When it comes to stirring cocktails, does it matter which spoon you use?
Published Aug. 14, 2020.
A barspoon is an essential tool for making cocktails. With a relatively long handle and a small, slender bowl, it’s designed for stirring drinks in tall shakers and for fishing garnishes such as olives and cherries out of their jars. Occasionally it’s used to crack ice or to make layered cocktails (drinks with different spirits carefully poured in discrete layers, creating a striped effect). Some barspoons come with an additional tool on their opposite ends, such as a small, thick disk for muddling fruit or a miniature fork for spearing garnishes instead of scooping them out.
We’d never tested barspoons before, so we bought eight models, priced from about $4 to about $23, and used them to stir drinks in shakers of different heights, retrieve cherries and olives from their jars, and make layered cocktails. We also tried the other ends of the spoons, where applicable, using them to muddle and spear ingredients.
All the spoons did a fine job of stirring the drinks, but a few factors made certain models easier to use. Right off the bat, we discovered that the length of the spoon was critical. Of the spoons we tested, we preferred those that measured from 10.5 to 12.25 inches long. Once inserted into our favorite shakers, the handles of these spoons rose about 4 to 6 inches above the rims, providing plenty of room for even large hands to hold them without feeling cramped. Measuring nearly 16 inches, one particularly long spoon made it feel as if we were stirring our drinks with the proverbial 10-foot pole. Unless we choked up on the handle to get closer to the bowl of the spoon, it was hard to muster any control over the ice we were trying to agitate—never mind retrieve olives or cherries from their jars. Spoons of a more moderate length were easier to hold and control.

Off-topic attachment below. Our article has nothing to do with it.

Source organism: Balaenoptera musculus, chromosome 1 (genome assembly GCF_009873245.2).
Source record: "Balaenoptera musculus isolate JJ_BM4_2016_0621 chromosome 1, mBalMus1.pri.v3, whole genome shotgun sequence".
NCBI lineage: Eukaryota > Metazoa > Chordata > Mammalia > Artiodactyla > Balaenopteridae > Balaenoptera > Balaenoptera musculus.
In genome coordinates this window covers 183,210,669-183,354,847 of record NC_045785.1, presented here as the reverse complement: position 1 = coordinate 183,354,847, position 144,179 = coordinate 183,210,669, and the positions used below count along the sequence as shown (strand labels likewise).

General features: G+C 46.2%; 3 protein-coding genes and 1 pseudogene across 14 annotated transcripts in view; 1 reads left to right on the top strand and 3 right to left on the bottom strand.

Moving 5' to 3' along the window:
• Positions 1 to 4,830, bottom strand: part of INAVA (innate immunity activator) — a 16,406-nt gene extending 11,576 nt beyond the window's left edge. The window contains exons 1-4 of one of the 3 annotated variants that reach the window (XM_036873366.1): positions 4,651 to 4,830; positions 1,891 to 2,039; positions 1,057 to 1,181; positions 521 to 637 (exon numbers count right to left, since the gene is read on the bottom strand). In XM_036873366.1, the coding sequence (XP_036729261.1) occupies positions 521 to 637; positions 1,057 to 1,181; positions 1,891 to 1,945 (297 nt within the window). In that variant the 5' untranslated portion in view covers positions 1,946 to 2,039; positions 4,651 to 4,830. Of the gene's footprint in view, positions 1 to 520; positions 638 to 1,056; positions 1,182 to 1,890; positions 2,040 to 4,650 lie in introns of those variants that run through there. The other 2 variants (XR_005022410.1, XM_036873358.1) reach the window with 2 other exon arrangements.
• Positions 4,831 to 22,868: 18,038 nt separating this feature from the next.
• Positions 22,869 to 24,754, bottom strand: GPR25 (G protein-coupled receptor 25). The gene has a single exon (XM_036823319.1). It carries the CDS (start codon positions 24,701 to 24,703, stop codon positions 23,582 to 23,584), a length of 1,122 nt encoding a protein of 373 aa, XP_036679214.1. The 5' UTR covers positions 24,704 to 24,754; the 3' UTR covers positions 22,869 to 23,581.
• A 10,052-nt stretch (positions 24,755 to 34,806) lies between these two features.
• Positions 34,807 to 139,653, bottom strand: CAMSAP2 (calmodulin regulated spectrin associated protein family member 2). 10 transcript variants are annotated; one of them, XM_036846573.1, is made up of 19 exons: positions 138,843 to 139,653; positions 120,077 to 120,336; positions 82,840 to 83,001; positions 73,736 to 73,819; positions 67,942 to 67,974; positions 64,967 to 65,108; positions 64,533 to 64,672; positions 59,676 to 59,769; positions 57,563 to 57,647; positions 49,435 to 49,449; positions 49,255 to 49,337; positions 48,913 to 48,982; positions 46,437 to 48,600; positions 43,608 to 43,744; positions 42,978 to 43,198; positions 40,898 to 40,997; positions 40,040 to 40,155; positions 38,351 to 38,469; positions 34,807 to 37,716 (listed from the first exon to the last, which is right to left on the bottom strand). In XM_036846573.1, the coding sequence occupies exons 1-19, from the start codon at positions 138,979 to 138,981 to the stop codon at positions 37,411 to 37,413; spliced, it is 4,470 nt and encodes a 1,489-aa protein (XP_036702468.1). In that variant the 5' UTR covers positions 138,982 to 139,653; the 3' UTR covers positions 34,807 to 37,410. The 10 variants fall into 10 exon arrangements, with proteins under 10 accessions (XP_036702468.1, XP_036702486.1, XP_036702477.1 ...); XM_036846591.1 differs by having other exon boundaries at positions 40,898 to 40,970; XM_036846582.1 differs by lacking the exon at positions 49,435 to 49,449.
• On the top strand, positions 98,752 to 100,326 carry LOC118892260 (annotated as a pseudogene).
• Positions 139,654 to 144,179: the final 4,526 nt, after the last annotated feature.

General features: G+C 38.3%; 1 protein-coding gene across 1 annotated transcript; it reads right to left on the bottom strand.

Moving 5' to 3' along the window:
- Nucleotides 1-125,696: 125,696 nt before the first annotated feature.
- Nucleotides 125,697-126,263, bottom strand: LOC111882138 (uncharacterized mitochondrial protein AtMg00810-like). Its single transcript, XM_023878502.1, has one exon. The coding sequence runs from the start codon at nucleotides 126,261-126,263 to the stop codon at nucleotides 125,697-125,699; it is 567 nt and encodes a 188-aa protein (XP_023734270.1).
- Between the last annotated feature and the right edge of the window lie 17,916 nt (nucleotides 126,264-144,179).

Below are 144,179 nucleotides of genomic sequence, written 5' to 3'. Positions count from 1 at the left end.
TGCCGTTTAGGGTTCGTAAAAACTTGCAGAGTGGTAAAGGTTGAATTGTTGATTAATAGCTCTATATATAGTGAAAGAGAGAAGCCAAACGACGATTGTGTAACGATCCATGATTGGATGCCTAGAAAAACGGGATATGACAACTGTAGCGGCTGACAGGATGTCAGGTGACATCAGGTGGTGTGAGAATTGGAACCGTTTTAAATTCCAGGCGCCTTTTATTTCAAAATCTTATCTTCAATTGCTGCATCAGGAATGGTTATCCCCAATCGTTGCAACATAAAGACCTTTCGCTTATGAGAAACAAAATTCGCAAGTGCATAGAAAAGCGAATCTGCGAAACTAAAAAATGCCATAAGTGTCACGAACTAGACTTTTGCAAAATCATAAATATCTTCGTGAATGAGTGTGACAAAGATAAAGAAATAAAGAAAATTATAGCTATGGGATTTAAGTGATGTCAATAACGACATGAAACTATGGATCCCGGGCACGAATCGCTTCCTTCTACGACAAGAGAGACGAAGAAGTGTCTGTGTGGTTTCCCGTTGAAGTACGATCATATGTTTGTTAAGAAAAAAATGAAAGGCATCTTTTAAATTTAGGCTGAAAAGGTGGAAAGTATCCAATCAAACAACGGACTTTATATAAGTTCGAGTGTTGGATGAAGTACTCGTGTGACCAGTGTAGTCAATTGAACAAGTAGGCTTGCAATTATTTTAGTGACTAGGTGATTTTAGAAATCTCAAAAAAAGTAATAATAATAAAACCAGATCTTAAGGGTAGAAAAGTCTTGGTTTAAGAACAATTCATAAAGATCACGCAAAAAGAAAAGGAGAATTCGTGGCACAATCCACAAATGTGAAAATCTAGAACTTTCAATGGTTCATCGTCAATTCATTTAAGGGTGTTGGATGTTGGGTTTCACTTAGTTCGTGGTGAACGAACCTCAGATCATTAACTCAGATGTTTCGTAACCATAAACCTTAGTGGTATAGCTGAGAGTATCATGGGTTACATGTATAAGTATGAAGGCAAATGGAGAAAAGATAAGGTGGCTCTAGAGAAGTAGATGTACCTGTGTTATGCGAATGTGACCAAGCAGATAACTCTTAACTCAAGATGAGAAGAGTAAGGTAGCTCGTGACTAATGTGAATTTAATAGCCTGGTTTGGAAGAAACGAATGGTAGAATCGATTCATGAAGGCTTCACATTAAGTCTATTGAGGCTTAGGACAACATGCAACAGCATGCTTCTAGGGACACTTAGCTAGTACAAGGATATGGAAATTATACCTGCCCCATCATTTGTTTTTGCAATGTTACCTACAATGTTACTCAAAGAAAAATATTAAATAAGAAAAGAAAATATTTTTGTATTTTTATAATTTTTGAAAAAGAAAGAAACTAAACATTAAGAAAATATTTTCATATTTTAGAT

The style of the spoon handle was also important. Handles that were straight and smooth—similar to the ones on soupspoons—proved more slippery and harder to grasp, especially when wet. We much preferred models that had twisted handles, as they provided a little more surface area to grab onto as we stirred. Of the models with twisted handles, we liked those that were twisted from top to bottom because they let us choose where we wanted to put our hands; models that were twisted only in the middle of the handle limited our grip options.
Finally, we considered the bowl of the spoon—the part that actually agitates the ice. When it came to stirring the drinks, we had a slight preference for spoons with medium-size bowls. Bowls that measured about an inch at their widest di...
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Miye is a senior editor for ATK Reviews. She covers booze, blades, and gadgets of questionable value.